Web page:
Saturday, January 30, 2010


Tim Tebow is scheduled to appear in a 30 second Super Bowl ad with his mother, telling of a time when doctors recommended an abortion and she chose life for Tim. The ad has sparked considerable controversy in part because of its sponsor, Focus on the Family. Tim has made no secret of his strong Christian faith and many have truly enjoyed the quality football leadership Tebow has provided, a leadership grounded in the values of Christ he has sought to embody with his life actions.

It is a terrific shame that he is being castigated for participating in something that is called "offensive", "bad taste" and "religious extremism." Even though the ad has taken strong measures to emphasize a "celebration of life" theme--it particularly being criticized by "pro choice" forces who often only seem to celebrate a "choice for abortion." If Tebow's message is offensive or religious extremism, then how am I to categorize the message put out by the powerful media and political forces being arrayed against Tebow and the ad's sponsor, Focus on the Family?

The "bad taste" argument is perhaps the most absurd. "whazzaaaa!!!!!!" or Go-Daddy's gyrating women ads surely earn that label far more honestly. Super Bowl ads have become a cultural phenomenon--a pop cultural display that often leads many of us scratching our heads thinking "That was worth 2 million dollars?"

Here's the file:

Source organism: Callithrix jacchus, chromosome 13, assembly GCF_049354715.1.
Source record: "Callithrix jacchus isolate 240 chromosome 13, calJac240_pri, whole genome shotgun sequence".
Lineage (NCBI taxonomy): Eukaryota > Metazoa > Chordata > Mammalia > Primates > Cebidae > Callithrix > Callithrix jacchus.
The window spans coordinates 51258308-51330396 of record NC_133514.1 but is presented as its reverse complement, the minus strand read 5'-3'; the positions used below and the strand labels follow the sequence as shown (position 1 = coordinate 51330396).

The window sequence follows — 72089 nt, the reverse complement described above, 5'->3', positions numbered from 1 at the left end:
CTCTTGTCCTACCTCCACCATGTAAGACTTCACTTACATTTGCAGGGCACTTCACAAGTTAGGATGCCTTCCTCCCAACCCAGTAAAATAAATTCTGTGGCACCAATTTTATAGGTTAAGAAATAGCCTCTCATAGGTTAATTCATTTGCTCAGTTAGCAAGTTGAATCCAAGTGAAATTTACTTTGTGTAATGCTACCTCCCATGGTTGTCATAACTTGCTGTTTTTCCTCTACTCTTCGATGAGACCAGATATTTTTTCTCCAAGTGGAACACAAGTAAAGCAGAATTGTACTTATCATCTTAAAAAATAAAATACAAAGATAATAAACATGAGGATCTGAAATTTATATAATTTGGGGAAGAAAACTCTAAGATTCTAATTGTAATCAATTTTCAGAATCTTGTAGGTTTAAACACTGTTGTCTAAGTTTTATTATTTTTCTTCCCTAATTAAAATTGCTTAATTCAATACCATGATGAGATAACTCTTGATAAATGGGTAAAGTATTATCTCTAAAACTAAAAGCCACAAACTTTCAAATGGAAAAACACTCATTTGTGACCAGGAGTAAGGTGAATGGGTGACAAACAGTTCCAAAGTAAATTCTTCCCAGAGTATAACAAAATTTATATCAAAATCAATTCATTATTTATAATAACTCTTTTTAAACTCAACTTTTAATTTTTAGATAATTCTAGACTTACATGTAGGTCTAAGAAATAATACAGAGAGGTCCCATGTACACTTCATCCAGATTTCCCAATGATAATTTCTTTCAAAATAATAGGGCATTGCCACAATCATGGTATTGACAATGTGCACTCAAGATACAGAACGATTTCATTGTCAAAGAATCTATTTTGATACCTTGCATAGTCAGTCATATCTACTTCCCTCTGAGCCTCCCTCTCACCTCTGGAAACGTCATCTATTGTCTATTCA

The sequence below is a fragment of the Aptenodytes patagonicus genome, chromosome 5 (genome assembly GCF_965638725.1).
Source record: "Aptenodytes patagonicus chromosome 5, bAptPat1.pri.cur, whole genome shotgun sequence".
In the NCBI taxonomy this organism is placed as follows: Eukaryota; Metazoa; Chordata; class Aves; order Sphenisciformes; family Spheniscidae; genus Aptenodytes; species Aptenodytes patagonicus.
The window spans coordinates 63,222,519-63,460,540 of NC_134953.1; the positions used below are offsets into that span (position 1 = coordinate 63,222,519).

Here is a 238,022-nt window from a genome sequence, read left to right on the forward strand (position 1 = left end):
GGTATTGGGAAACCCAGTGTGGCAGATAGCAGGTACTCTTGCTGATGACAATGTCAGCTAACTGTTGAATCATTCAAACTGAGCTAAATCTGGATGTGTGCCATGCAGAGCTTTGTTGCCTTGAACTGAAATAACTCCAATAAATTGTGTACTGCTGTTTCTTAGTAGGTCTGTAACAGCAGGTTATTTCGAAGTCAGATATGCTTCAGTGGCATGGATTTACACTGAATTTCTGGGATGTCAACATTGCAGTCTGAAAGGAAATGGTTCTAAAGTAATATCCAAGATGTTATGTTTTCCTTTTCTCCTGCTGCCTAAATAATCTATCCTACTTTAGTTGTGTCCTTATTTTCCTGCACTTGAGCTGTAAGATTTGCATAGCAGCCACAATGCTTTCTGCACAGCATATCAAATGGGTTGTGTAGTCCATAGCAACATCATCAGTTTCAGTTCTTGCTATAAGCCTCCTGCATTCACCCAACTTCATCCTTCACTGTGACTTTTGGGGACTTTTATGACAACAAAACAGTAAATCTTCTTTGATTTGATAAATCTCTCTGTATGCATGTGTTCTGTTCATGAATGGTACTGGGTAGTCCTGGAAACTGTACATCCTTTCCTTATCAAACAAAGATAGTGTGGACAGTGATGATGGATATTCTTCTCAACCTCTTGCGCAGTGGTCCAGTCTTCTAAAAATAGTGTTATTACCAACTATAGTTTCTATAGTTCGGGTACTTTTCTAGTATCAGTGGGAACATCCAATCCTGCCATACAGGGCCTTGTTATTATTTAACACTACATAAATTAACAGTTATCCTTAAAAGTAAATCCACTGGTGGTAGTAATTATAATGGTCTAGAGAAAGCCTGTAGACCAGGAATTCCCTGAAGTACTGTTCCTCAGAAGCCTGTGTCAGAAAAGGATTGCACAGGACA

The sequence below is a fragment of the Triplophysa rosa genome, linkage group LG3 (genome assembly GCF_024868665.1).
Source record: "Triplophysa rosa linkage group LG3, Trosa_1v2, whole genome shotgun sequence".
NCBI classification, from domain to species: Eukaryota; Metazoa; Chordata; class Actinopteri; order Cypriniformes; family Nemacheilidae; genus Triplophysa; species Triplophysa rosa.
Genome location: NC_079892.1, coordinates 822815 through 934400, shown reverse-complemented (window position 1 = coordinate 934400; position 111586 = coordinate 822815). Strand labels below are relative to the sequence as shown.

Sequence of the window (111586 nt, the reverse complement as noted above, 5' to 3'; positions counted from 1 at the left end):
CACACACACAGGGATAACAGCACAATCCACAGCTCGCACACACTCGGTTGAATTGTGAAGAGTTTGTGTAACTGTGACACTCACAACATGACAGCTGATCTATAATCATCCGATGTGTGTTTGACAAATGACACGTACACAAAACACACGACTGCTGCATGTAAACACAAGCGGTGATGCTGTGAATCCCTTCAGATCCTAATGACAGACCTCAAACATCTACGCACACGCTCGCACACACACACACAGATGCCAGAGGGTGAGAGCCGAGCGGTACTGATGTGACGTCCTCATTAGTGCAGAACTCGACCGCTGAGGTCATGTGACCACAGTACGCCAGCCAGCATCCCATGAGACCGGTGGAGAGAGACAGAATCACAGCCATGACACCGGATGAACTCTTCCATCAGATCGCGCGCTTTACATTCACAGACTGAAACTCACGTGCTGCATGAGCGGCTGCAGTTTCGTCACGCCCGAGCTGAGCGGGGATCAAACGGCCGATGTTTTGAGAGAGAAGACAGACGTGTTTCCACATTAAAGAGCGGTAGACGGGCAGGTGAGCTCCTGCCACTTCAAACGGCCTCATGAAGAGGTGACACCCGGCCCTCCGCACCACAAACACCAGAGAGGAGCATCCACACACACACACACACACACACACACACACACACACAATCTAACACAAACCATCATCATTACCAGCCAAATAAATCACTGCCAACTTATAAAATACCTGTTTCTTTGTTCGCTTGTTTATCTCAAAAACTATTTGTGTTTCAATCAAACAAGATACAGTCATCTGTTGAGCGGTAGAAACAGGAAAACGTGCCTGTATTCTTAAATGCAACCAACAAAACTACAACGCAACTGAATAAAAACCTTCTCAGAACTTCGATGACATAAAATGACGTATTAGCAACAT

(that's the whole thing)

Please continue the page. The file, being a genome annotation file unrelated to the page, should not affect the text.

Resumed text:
Somehow an ad with some socially redeeming value impresses me more. Telling people that life is sacred - now that is priceless!

Thursday, January 28, 2010


I was on the phone to my wife last night--who is in Kentucky babysitting our grandson Jake. As such, I didn't get the television turned on to the State of the Union address until it was underway several minutes. I came in just as Mr. Obama had completed a joke. I even missed the punch line. It must have been bipartisan humor as the first camera angle took us to Congressman John Boehner (R-Ohio) who has laughing heartily, then back to Nancy Pelosi (D-California) who was bouncing to her feet applauding. To be honest, I take State of the Union messages with a grain of salt. They are filled with plans and platitudes that make great sound bytes but soon meet the gridlock of Congress and the backroom activity of the special interest groups and lobbyists, who hope to reshape any idea into their own image.